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11/13/2014 The Columbia Mammoth Tusk (Day 22)

This is the day!  The day it finally happens!  We’re flipping the mammoth!!!

Flipping The Mammoth Photo

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I worked on the unknown and had no idea what I would find.  I knew that there was the plastic barrier that existed on (what is now) the bottom.  But what the tusk looked like remained a mystery.  I was able to observe the surface through the plastic, to an extent.  I quickly noticed an area that would need swift attention…

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I prepare you for a partial unveiling since it’s not pretty…


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Okay, okay….THIS is where I’m starting.  I don’t want to expose much of this to air without treating  So, I use acrysol at 10% and this percentage seems to work.  I will be back in a week’s time, where I hope to assess my plan of attack.  Stay tuned!

Tools used: 10% acrysol, sandbags, the cleaning solution of 50% alcohol & 50% distilled water, synthetic brushes, metal tools, wooden tools, 5cm arrow for size reference, and aspirator.

Time spent in the lab was about 3 hours.

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7/21/2014 (Revisited) The Columbia Mammoth (Day 18…)

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I just wanted to hit it home on how far we’ve come since I started on this.  Lots more to come, but again, I just wanted to address that the chaos look of this photo is pretty much how working on this has been: Chaotic & messy.  🙂

(that is all…..)

 
 

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More Mammoth-ing Coming Soon!

Just me in the lab working on the tusk.

Just me in the lab working on the tusk.

 
 

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11/27/2013 (Day 6)

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Yes, it looks…..bad.  It does get BETTER, but it gets WORSE first!!  (Consider yourself prepped for the photos)  Just know, there’s a light at the end of the tunnel….and no, it’s not another train!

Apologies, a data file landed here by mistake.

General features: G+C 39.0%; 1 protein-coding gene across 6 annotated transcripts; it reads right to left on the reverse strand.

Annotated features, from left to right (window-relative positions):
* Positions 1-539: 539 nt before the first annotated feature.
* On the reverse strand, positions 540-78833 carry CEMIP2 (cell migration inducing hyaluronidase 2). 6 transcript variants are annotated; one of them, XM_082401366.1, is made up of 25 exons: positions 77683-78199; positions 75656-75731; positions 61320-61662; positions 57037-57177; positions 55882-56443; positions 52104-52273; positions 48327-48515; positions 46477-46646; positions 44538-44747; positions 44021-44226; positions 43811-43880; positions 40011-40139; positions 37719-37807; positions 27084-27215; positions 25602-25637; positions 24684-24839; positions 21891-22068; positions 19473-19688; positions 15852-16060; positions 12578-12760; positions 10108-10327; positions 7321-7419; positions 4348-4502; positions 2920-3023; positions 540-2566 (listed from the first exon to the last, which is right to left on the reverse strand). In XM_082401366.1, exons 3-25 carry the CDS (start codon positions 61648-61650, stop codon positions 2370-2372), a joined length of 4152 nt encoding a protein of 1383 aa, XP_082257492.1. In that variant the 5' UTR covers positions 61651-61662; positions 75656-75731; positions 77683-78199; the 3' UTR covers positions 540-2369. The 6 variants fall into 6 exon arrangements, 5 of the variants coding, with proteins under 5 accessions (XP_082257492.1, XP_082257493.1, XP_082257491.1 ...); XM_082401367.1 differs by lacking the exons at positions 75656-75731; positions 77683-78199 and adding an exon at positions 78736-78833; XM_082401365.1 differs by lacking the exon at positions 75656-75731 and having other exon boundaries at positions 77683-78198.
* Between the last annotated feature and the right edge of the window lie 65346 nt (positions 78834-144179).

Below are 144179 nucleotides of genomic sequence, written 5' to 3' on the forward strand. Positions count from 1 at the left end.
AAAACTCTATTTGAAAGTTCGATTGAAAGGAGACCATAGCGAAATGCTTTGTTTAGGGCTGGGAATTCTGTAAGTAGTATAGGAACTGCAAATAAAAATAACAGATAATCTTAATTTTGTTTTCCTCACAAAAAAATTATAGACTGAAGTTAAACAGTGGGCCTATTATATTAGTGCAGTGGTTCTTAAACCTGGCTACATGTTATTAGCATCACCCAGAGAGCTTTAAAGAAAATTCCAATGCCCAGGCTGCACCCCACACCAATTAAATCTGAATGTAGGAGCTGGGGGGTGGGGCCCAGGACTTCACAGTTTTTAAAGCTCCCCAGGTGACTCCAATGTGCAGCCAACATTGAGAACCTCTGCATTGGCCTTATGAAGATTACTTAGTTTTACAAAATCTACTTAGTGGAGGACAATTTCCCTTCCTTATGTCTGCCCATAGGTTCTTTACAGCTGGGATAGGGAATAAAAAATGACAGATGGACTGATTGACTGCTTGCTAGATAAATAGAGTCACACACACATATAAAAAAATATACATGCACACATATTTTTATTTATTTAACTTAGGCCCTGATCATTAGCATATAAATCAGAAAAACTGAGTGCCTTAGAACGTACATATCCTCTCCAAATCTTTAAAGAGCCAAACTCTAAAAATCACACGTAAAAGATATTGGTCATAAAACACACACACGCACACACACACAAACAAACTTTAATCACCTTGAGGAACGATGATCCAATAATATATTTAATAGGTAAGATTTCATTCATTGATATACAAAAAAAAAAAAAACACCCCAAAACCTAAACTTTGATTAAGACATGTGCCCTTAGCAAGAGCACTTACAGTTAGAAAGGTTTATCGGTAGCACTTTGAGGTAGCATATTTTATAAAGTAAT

Used 5cm arrow for size reference. Continued using the cleaning solution of 50% alcohol & 50% distilled water.  Tools used to clean the ivory tusk are synthetic brushes, metal tools, wooden tools, aspirator & acrysol.

Okay, so I did warn you that it does get bad, right?  Just know that this hurts me more than it hurts you, but here goes… I was cutting back the plaster for better access like I normally do when all of a sudden………..

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I’ve chosen to call this section with the cracks in it, “Section 2”.  Original, I know.  But if I don’t have section titles, I’ll have problems referencing for documentation.

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Yes, my heart hurts when I see this.  How do you think I felt when I did this!!???  I needed a Tylenol, Advil, or  VALIUM!!  I needed do document what was happening due to my cleaning (that won’t be so rigorously done anymore, I assure you) & it was quite painful.

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The lower portion of Section 2 started pulling away like an onion!  Treated the interior with a 30% acrysol solution that it just drank up!  I treated the portion that I took off with a 15% solution before reassembling.  No, I will NOT be cutting back anymore plaster any time soon!

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PHEW!  Section #2 is almost reassembled!!!  (Oh my…I just wanted to fix it faster, but I couldn’t because of drying times!!!  It was killing me to see it disassembled.  “No dissemble!”

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Used the 15% acrysol to re-treat the first section (Section 1), as well as used this same percentage solution to fill cracks in the hopes of stabilizing the ivory.

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Breathing…….So much better.  It was a nightmare, I know.  Sorry I had to put you through it.  Thankfully crisis averted!

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This issue makes me consider the possibility of a different plan of attack next time we’re in lab.  Hmmm….I’ll consider my options.  But in the meantime……

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(7 hours in lab)

 
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Posted by on 03/21/2014 in Mammoth

 

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